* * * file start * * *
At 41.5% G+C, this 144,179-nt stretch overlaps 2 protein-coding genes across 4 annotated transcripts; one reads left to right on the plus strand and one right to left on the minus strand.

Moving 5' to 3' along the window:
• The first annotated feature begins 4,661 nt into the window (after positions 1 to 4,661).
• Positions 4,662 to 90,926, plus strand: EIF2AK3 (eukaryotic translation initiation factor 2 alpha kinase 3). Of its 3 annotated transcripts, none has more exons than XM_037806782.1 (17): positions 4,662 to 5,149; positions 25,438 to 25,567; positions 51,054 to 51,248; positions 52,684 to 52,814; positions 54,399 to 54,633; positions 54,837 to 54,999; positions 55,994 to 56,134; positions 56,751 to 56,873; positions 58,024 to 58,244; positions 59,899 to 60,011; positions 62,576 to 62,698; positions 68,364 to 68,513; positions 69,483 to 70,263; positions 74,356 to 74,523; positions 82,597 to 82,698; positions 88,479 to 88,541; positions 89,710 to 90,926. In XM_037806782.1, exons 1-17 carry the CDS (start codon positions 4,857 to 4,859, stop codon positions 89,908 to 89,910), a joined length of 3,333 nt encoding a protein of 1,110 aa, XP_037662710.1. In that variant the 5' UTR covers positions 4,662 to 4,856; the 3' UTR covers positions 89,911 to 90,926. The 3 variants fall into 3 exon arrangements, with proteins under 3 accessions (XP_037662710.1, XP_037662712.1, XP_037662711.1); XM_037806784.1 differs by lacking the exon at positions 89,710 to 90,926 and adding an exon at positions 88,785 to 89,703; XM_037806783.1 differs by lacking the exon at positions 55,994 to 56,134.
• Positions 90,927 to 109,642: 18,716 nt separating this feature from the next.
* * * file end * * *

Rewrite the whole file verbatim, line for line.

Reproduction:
At 41.5% G+C, this 144,179-nt stretch overlaps 2 protein-coding genes across 4 annotated transcripts; one reads left to right on the plus strand and one right to left on the minus strand.

Moving 5' to 3' along the window:
• The first annotated feature begins 4,661 nt into the window (after positions 1 to 4,661).
• Positions 4,662 to 90,926, plus strand: EIF2AK3 (eukaryotic translation initiation factor 2 alpha kinase 3). Of its 3 annotated transcripts, none has more exons than XM_037806782.1 (17): positions 4,662 to 5,149; positions 25,438 to 25,567; positions 51,054 to 51,248; positions 52,684 to 52,814; positions 54,399 to 54,633; positions 54,837 to 54,999; positions 55,994 to 56,134; positions 56,751 to 56,873; positions 58,024 to 58,244; positions 59,899 to 60,011; positions 62,576 to 62,698; positions 68,364 to 68,513; positions 69,483 to 70,263; positions 74,356 to 74,523; positions 82,597 to 82,698; positions 88,479 to 88,541; positions 89,710 to 90,926. In XM_037806782.1, exons 1-17 carry the CDS (start codon positions 4,857 to 4,859, stop codon positions 89,908 to 89,910), a joined length of 3,333 nt encoding a protein of 1,110 aa, XP_037662710.1. In that variant the 5' UTR covers positions 4,662 to 4,856; the 3' UTR covers positions 89,911 to 90,926. The 3 variants fall into 3 exon arrangements, with proteins under 3 accessions (XP_037662710.1, XP_037662712.1, XP_037662711.1); XM_037806784.1 differs by lacking the exon at positions 89,710 to 90,926 and adding an exon at positions 88,785 to 89,703; XM_037806783.1 differs by lacking the exon at positions 55,994 to 56,134.
• Positions 90,927 to 109,642: 18,716 nt separating this feature from the next.